Court Grants Center’s Request to Publish Case Upholding Californians’ Right to Seek Public Injunctions

September 22, 2020

On September 15, 2020, the California Court of Appeal (Fourth District, Division 3) granted the Center’s request to publish Mejia v. DACM, a decision holding that the arbitration clause in a consumer credit contract was unenforceable.

 

The opinion in Mejia v. DACM is significant, and its publication makes new law on two timely consumer contract issues: waiver of public injunction rights and choice of law. The Court of Appeal held in favor of consumers on both.

 

The case involved another chapter in the saga involving California vehicle dealers and the requirement that all financing terms for motor vehicle purchases be contained in a single document. Mr. Mejia bought a used motorcycle from a dealer using a credit card whose contract terms included an arbitration clause that barred purchasers from pursuing representative claims in any forum. The contract also stated that Utah law would apply to any disputes. When Mr. Mejia sued under the Rees-Levering Automobile Sales Finance Act (Civil Code sec. 2981) as well as other consumer protection statutes because the finance terms were not contained in one document, the dealer moved to compel arbitration. But the trial court held and the court of appeal affirmed that the arbitration provision could not be enforced because it prevented consumers from seeking a public injunction in any forum, and that California’s public policy preserving the right to public injunctions meant that its law rather than Utah’s should apply to the dispute.

 

The court of appeal found that the outcome was dictated by McGill v. Citibank (2017) 2 Cal. 5th 945, which held that consumers cannot waive their rights to pursue public injunctions. Mejia is unique in applying this principle to the Rees-Levering Act.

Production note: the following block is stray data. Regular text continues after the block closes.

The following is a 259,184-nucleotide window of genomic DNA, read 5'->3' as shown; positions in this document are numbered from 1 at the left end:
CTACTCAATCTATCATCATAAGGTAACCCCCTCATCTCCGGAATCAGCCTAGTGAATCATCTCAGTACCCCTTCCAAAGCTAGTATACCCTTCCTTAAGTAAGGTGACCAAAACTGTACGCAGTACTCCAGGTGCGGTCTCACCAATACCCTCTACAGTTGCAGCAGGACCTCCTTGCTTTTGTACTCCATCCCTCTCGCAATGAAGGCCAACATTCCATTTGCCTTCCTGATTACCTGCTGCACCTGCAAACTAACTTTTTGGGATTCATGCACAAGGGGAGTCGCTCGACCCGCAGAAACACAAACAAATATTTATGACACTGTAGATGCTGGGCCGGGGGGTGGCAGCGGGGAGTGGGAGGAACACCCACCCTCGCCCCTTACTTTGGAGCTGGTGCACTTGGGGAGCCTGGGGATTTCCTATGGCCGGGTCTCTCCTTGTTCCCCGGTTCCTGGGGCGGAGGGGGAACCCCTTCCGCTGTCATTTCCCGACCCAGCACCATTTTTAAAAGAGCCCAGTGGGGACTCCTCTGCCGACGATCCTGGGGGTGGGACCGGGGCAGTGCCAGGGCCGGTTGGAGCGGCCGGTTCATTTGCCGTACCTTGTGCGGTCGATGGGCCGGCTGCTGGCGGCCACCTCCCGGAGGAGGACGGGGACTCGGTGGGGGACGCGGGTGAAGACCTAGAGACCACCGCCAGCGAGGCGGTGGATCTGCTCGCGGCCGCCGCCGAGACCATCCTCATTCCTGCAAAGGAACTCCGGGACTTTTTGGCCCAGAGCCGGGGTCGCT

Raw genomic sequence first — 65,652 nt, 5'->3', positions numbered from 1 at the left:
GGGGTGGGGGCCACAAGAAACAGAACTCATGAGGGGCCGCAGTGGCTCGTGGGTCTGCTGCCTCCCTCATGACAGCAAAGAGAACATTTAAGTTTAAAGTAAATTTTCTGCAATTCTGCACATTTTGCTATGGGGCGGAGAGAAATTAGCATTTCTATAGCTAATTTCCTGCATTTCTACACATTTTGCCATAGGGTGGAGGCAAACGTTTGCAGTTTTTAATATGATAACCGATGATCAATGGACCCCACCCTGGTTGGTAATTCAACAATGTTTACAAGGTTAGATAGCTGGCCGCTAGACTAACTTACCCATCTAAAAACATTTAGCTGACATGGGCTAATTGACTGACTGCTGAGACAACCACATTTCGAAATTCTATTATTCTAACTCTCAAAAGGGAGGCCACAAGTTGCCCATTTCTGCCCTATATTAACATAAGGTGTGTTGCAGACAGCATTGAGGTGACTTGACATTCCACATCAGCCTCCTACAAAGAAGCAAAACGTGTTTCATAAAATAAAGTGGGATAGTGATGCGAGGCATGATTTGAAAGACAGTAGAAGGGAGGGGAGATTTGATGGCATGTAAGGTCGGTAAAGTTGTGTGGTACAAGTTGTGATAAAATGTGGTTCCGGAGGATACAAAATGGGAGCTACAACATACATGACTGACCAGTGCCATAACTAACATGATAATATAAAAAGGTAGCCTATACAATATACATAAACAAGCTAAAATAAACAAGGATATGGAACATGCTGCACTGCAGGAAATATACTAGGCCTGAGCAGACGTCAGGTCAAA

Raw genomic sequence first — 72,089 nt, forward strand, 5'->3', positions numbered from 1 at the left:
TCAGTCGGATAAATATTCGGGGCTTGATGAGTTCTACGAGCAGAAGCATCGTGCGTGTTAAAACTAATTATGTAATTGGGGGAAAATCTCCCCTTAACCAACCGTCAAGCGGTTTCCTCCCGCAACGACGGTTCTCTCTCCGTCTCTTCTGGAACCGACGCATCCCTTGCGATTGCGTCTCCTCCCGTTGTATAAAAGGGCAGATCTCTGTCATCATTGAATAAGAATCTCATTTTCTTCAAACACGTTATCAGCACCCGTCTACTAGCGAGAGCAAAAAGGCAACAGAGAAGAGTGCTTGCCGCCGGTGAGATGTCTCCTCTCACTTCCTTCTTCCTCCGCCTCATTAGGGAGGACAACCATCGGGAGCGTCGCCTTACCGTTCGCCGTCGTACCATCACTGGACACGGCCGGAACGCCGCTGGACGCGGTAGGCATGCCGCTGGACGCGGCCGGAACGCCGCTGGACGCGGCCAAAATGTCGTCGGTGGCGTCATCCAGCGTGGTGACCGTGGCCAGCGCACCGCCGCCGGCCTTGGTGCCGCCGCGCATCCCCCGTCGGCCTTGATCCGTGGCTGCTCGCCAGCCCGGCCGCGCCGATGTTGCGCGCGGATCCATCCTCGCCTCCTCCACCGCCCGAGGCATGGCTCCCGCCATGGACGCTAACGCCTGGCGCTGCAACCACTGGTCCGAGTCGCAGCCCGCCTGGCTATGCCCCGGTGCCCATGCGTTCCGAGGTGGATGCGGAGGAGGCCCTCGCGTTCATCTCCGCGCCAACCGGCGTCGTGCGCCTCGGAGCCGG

The Court also concluded that, although the credit card agreement had a choice-of-law provision designating Utah law, California had a greater interest in the case and the Golden State’s law should therefore apply. Applying the reasoning of Nedlloyd Lines B.V. v. Superior Court (1992) 3 Cal.4th 459, the Court held that Utah law, which is less protective of consumers, was contrary to California’s fundamental policy interest in protecting its constituents by preserving the right to seek a public injunction. The choice-of-law decision was bolstered by the fact that the motorcycle dealer is a California corporation.

 

Mejia illustrates California’s interest in preserving consumers’ ability to seek public injunctions when companies engage in unfair business practices. Arbitration clauses are ubiquitous in consumer contracts, but this case demonstrates the strength and significance of the state’s consumer protection statutes. Mejia will help future courts and litigants handle consumer arbitration clauses that implicate the availability of public injunctions under those laws.

 

The Center’s request was joined by the National Consumer Law Center, Consumers for Auto Reliability and Safety (CARS), Housing and Economic Rights Advocates, and the UC Irvine Consumer Law Clinic. The case was brought, and the original publication request was made by, plaintiffs’ consumer law firm Kemnitzer Barron & Krieg.

 

Read the opinion here.